I toured several plumbing showrooms in Denver.  They were all beautiful and represented a major investment by the dealer.  One of the dealers had an active program to use the space for events and draw traffic into his showroom.  The others did not.  All the dealers have about the same amount of money invested in their showrooms yet the one who uses it more, is getting a better return on his investment and making more sales.

Supporting Contractors

There are dealers who sell products but do not install.  These dealer showrooms can be the showroom for the contractor.  Contractors who can not afford a showroom should be encouraged to send their customers to the dealers showroom without fear of losing the customer.

Helps Sell Premium Products

Dealers of premium building products will always say to me, “If I get them to touch the product, I will sell it.”  There challenge is getting a busy homeowner who may be working with an architect to take the time to visit the showroom.  This is an area where manufacturers of premium building products can help their dealers with marketing advice.

Covering the Cost of a Showroom

Big showrooms are expensive enough that many companies are concerned about being able to recoup the costs. According to Cory, the key is to work with the very people who are often ignored by the industry: one-truck installers and DIY individuals. The one-off purchases by these people will add up to enough money to cover the expenses of a respectably sized showroom. Bring them in with a few events and use the rest of your time to work with the customers of your larger clients.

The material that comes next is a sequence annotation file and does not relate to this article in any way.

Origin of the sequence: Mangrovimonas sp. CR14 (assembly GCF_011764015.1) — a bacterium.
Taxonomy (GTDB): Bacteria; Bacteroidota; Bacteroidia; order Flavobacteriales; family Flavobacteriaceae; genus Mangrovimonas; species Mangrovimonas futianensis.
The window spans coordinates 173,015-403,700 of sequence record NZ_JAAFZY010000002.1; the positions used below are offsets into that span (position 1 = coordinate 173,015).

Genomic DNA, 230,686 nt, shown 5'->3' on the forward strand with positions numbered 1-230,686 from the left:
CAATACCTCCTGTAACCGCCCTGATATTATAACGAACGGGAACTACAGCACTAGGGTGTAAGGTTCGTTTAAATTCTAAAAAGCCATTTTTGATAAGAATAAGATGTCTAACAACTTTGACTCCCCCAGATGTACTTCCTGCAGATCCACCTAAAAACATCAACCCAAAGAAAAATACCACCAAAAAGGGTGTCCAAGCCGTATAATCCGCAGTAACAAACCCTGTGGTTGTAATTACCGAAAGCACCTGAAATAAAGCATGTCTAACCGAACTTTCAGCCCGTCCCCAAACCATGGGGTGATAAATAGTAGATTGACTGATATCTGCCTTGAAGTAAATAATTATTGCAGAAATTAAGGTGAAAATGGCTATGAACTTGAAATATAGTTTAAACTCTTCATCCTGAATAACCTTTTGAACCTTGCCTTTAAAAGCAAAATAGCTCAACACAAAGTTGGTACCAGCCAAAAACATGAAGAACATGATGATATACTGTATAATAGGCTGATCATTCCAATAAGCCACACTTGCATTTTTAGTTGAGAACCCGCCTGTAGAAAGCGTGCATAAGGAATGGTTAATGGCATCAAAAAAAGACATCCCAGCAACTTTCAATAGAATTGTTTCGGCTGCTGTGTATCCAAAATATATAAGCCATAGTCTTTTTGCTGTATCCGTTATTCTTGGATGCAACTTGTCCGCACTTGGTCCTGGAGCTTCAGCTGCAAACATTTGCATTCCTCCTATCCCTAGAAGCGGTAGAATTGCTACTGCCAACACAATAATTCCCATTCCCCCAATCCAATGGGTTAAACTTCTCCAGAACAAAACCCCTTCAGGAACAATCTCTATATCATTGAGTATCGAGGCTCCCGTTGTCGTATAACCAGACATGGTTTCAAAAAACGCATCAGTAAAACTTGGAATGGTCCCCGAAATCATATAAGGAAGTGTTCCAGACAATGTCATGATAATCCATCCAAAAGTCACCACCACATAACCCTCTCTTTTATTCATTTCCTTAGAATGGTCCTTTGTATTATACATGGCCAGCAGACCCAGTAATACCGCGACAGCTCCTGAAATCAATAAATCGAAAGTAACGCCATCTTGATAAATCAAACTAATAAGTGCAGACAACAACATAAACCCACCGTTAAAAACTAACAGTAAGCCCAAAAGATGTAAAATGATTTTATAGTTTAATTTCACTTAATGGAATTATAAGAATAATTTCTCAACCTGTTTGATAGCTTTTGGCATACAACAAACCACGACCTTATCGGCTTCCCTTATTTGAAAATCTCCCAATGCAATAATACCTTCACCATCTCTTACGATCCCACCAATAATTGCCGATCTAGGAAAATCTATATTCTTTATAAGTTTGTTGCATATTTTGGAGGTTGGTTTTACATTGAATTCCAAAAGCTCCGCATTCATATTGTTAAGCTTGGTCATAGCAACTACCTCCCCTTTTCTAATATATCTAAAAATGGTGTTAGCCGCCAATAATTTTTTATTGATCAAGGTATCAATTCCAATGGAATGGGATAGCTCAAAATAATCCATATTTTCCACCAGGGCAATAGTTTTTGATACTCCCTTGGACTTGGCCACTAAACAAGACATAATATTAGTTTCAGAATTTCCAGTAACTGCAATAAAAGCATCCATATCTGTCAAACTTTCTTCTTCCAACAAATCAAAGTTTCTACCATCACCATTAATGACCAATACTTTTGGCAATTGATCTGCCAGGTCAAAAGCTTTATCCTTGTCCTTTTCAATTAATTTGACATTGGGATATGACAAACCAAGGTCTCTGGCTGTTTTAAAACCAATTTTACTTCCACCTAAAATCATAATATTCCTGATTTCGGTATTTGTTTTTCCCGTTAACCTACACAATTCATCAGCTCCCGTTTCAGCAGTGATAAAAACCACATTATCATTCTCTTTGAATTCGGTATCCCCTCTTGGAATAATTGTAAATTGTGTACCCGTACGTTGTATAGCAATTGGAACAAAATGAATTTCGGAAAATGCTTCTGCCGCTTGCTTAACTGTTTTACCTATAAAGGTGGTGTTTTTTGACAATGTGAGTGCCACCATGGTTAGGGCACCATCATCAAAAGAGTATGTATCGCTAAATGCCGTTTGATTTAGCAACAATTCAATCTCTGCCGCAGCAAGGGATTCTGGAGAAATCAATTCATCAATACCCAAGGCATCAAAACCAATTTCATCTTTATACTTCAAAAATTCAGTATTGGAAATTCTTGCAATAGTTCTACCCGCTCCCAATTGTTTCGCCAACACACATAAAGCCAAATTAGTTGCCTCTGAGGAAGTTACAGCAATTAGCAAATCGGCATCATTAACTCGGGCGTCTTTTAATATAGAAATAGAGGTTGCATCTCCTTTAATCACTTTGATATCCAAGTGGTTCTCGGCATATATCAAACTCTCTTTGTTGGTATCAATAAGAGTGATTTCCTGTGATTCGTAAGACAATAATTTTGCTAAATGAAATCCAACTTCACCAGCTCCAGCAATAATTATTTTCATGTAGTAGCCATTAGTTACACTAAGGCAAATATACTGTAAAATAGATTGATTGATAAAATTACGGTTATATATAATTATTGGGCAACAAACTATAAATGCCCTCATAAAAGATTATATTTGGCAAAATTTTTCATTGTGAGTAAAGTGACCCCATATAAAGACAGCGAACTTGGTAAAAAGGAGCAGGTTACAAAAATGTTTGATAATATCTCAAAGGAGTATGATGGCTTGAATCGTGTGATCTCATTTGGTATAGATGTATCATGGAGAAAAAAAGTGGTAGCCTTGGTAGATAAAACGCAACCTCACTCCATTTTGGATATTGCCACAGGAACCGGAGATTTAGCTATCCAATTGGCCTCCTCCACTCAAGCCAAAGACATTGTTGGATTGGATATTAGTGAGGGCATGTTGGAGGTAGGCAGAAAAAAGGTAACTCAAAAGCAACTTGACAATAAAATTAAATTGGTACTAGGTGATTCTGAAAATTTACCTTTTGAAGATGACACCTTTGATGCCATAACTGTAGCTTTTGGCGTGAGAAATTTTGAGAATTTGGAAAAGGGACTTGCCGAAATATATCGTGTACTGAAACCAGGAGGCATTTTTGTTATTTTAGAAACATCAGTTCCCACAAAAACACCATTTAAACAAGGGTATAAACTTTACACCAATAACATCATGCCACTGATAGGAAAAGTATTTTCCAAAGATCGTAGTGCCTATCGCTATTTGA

Finally, remember that the point of a showroom is to get leads. When planning events, choose themes that will attract qualified buyers instead of masses of people who just want to kill time. By keeping your events focused on people who are looking to remodel their homes and on the contractors and installers who serve them, you’ll enjoy a steady stream of new prospects.

To find out how to grow the sales of your building materials, just contact us. We’ll be happy to analyze your current business situation and develop winning strategies.

Thanks for the following comments.  I’d like to hear your feedback and suggestions on how to sell architects.

“So very true but you must make your product stand out and be memorable. Make it an experience. Make the customer feel like they must have your product. Tell a great story. If you look and feel like everyone else then you will probably lose the sale.” 
John Coyle
INNOVATION-DESIGN-EXECUTION

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I am the leading sales growth consultant in the building materials industry, I identify the blind spots that enable building materials companies to grow their sales and retain more customers.  As I am not an ad agency, my recommendations are focused on your sales growth and not my future income.